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‘Similar to ordering a pizza’: how buy now, pay later apps influence young people’s spending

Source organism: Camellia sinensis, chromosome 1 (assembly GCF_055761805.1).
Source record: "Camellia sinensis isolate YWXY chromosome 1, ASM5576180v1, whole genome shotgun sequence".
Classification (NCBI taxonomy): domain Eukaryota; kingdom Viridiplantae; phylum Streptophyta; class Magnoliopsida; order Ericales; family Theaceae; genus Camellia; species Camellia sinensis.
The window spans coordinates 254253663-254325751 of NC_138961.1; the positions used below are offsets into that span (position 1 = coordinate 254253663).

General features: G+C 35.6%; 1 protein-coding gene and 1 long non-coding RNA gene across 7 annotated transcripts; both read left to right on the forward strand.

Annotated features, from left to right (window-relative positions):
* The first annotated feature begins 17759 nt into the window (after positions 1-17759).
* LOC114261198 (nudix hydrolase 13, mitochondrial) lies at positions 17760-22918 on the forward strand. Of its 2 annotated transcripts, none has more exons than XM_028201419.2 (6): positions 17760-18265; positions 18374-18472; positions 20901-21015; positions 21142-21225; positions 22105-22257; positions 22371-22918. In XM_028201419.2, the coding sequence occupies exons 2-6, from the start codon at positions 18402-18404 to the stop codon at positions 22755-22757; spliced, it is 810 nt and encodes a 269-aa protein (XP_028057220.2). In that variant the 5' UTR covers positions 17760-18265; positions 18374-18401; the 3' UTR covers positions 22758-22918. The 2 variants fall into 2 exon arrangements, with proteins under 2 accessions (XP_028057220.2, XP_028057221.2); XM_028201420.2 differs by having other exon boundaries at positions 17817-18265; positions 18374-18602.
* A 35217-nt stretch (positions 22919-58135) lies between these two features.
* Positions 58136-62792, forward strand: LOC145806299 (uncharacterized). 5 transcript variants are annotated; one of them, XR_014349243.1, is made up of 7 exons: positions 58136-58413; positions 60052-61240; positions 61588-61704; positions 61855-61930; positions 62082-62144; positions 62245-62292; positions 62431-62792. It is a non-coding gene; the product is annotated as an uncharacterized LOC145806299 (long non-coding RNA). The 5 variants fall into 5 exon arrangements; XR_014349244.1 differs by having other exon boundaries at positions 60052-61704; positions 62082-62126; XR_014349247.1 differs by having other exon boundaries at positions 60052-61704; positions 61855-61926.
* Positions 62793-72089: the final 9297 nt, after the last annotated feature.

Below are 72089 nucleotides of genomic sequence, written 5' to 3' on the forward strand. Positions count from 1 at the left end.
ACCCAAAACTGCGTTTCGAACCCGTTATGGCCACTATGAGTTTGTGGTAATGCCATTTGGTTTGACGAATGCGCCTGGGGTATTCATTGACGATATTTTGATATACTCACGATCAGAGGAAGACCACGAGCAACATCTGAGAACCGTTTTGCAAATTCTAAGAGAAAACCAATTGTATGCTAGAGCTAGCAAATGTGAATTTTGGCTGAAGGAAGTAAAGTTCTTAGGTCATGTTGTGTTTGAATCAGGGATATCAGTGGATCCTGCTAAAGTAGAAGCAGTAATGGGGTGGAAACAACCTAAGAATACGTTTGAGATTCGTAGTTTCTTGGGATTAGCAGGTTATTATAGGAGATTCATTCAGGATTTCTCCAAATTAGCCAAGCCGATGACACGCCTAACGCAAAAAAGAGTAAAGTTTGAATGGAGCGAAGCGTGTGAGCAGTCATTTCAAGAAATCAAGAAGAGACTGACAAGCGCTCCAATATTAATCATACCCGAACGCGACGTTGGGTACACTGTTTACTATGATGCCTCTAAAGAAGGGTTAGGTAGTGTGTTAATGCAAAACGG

<p>Young people are often blamed for making <a href="https://www.theaustralian.com.au/life/weekend-australian-magazine/moralisers-we-need-you/news-story/6bdb24f77572be68330bd306c14ee8a3">irresponsible choices</a> with money.</p> <p>But the real issue is not whether they eat too many <a href="https://www.theguardian.com/news/datablog/2016/oct/18/are-millennials-actually-bad-at-saving-or-are-houses-just-unaffordable?CMP=share_btn_fb">expensive cafe breakfasts</a>. Young Australians today face an uncertain job market, rising university fees and astronomical house prices. Unfortunately, <a href="https://theconversation.com/home-ownership-falling-debts-rising-its-looking-grim-for-the-under-40s-81619">debt</a> is also an inevitable part of their lives.</p> <p>This comes amid a huge rise in the number of “buy now, pay later” apps, such as <a href="https://theconversation.com/explainer-how-lending-startups-like-afterpay-make-their-money-86477">AfterPay</a>, and <a href="https://www.news.com.au/finance/money/costs/ripoff-financial-experts-warn-of-the-dangerous-trap-of-payday-loans/news-story/1471cc4a61594cdb9e7a724a76e534d7">payday loan apps</a>, such as <a href="https://www.abc.net.au/news/2020-08-18/payday-lending-consumer-risk-coronavirus-financial-hardship/12549412">Nimble</a>. It is possible to make purchases online with the the tap of a button, even if you don’t have the money in your account or on your credit card. It is also possible the able to borrow money <a href="https://www.abc.net.au/triplej/programs/hack/whats-up-with-payday-loans/7794806">within minutes</a>.</p> <p>To better understand how young people negotiate debt, we interviewed 31 people aged between 18 and 29 in the Newcastle and Hunter Valley area in 2020 and 2021. We asked them how they access credit and their views on different kinds of debt.</p> <h2>Our study</h2> <p>Our participants saw debt as a necessity if they are going to have an acceptable life in the present and plan for the future. As Steph, a 22-year-old university student, said:</p> <blockquote> <p>Large debts like the mortgage, the HECS debt […] things like that I suppose in a sense it’s useful debt. It makes sense and it gets you further by doing it because there’s still an equity in what you’re doing … It follows you not nearly as badly as some other debts.</p> </blockquote> <p>Young people also made distinctions about the way debt feels and how approachable it is. They acknowledged short-term consumer debts may not be “good”, but felt they were also part of being able to buy the things and have the experiences associated with being young.</p> <p>Those we interviewed talked about AfterPay (where you pay off the debt in four installments) as an everyday part of life. As Alexa, a 23-year-old university student, told us:</p> <blockquote> <p>AfterPay is for just those little wants that I don’t want to pay for up front.</p> </blockquote> <p>They also described it as a low-risk and almost friendly way to buy things. This was particularly when compared to a bank. Alice, a 21-year-old sales assistant, put it this way:</p> <blockquote> <p>AfterPay is like, ‘Oh, just pay this off in four quick things and you can have your item. We’ll send it out.’ But then banks are like, ‘If you don’t pay this back, you’re going to get so much interest and it’s going to suck, and you’ll have the sheriffs roll up at your house and you’re going to be sad.’</p> </blockquote> <h2>Like ordering a pizza</h2> <p>Interviewees attributed some of this friendliness to the process of accessing the money or goods. Mia, a 21-year-old paralegal, described applying for a small loan on the Nimble app:</p> <blockquote> <p>When you apply for the money […] you can track at any point on it. The Nimble app is so similar to ordering a Domino’s pizza […] Whereas a credit card through a banking app, it’s nothing like that […] They send me letters and even opening the mail terrifies me, nothing good comes via snail mail ever.</p> </blockquote> <p>The online, easy nature of these loan services closely relates to how young people engage with information more generally in their lives. In this sense, there is a familiarity and comfort to the way they work.</p> <p>As Mia continues:</p> <blockquote> <p>[It’s] positive, it’s not daunting, it’s informative, it’s instantaneous. The second the money comes out, I get a thank you email and a notification on the app. It’s like, ‘you have this many payments left, this is how much you’ve paid, this is how much you have left to pay, you will still be paid in full by this date’. I don’t have any of that with my credit card.</p> </blockquote> <h2>Familiar tactics</h2> <p>Inteviewees also spoke of how services like AfterPay and short-term loan apps used similar tactics to social media platforms to encourage increased engagement and make the experience feel informal and even social.</p> <p><img src="https://images.theconversation.com/files/429684/original/file-20211102-10001-letons.jpg?ixlib=rb-1.1.0&amp;q=45&amp;auto=format&amp;w=754&amp;fit=clip" alt="Young people using their phones and laptops." /> <span class="caption">Applying for a loan via an app does not involve ‘scary’ paperwork, according to interviewees.</span> <span class="attribution"><span class="source">www.shutterstock.com</span></span></p> <p>These include “on this day” reminders (such as, “this time last year, you bought this pair of shoes”) and waiting time indicators. There are also <a href="https://theconversation.com/gamification-status-you-score-ten-points-for-reading-this-article-5068">game elements</a>, including “rewards” for early repayments.</p> <p>Interviewees were aware this was manipulative. Lilian (26) works at a chain clothing store and was “rewarded ” for paying off a purchase early.</p> <blockquote> <p>I got this thing the other day saying that my first payment [on a new purchase] is actually going to come out [later] now. Of course, I’ve been rewarded for paying everything off early [before] […] Yeah it’s like it’s delaying it, it’s not an issue now, but it’s going to be an issue in two weeks’ time.</p> </blockquote> <h2>What next?</h2> <p>Our interviewees may see debt as a necessity, but they are also aware they have (some) choices within this. So they prefer to go with providers or platforms that feel less threatening, especially as using “buy now, pay later” services sometimes does not feel like being in debt.</p> <p><img src="https://images.theconversation.com/files/429686/original/file-20211102-25-9gi5ho.jpg?ixlib=rb-1.1.0&amp;q=45&amp;auto=format&amp;w=754&amp;fit=clip" alt="Young man on his phone with a coffee." /> <span class="caption">Young people see debt as an inevitable part of life, according to new research.</span> <span class="attribution"><span class="source">www.shutterstock.com</span></span></p> <p>There is a need for <a href="https://www.smh.com.au/national/calls-for-tighter-regulation-as-buy-now-pay-later-costs-mount-20210610-p57zuc.html">greater regulation</a> of the ways these products are promoted. It should always be made clear that this is a form of debt, not just a way to pay.</p> <p>Beyond, this, instead of “<a href="https://www.theguardian.com/news/datablog/2016/oct/18/are-millennials-actually-bad-at-saving-or-are-houses-just-unaffordable?CMP=share_btn_fb">blaming</a>” young people for their spending habits, we need a better understanding of the economy and society they are living and working in. And how debt it is all but inevitable for people on low wages, with poor job security and insecure housing.</p> <p><span><a href="https://theconversation.com/profiles/steven-threadgold-167968">Steven Threadgold</a>, Associate Professor, Sociology, <em><a href="https://theconversation.com/institutions/university-of-newcastle-1060">University of Newcastle</a></em>; <a href="https://theconversation.com/profiles/david-farrugia-243862">David Farrugia</a>, Senior Lecturer, School of Humanities and Social Science, <em><a href="https://theconversation.com/institutions/university-of-newcastle-1060">University of Newcastle</a></em>; <a href="https://theconversation.com/profiles/julia-coffey-129629">Julia Coffey</a>, Senior Lecturer in Sociology, <em><a href="https://theconversation.com/institutions/university-of-newcastle-1060">University of Newcastle</a></em>; <a href="https://theconversation.com/profiles/julia-cook-869068">Julia Cook</a>, Lecturer in Sociology, <em><a href="https://theconversation.com/institutions/university-of-newcastle-1060">University of Newcastle</a></em>; <a href="https://theconversation.com/profiles/kate-davies-290466">Kate Davies</a>, Human Services Lecturer, <em><a href="https://theconversation.com/institutions/university-of-newcastle-1060">University of Newcastle</a></em>, and <a href="https://theconversation.com/profiles/kate-senior-1284499">Kate Senior</a>, Associate Professor, <em><a href="https://theconversation.com/institutions/university-of-newcastle-1060">University of Newcastle</a></em></span></p> <p>This article is republished from <a href="https://theconversation.com">The Conversation</a> under a Creative Commons license. Read the <a href="https://theconversation.com/similar-to-ordering-a-pizza-how-buy-now-pay-later-apps-influence-young-peoples-spending-170024">original article</a>.</p> <p><em>Image: Shutterstock</em></p>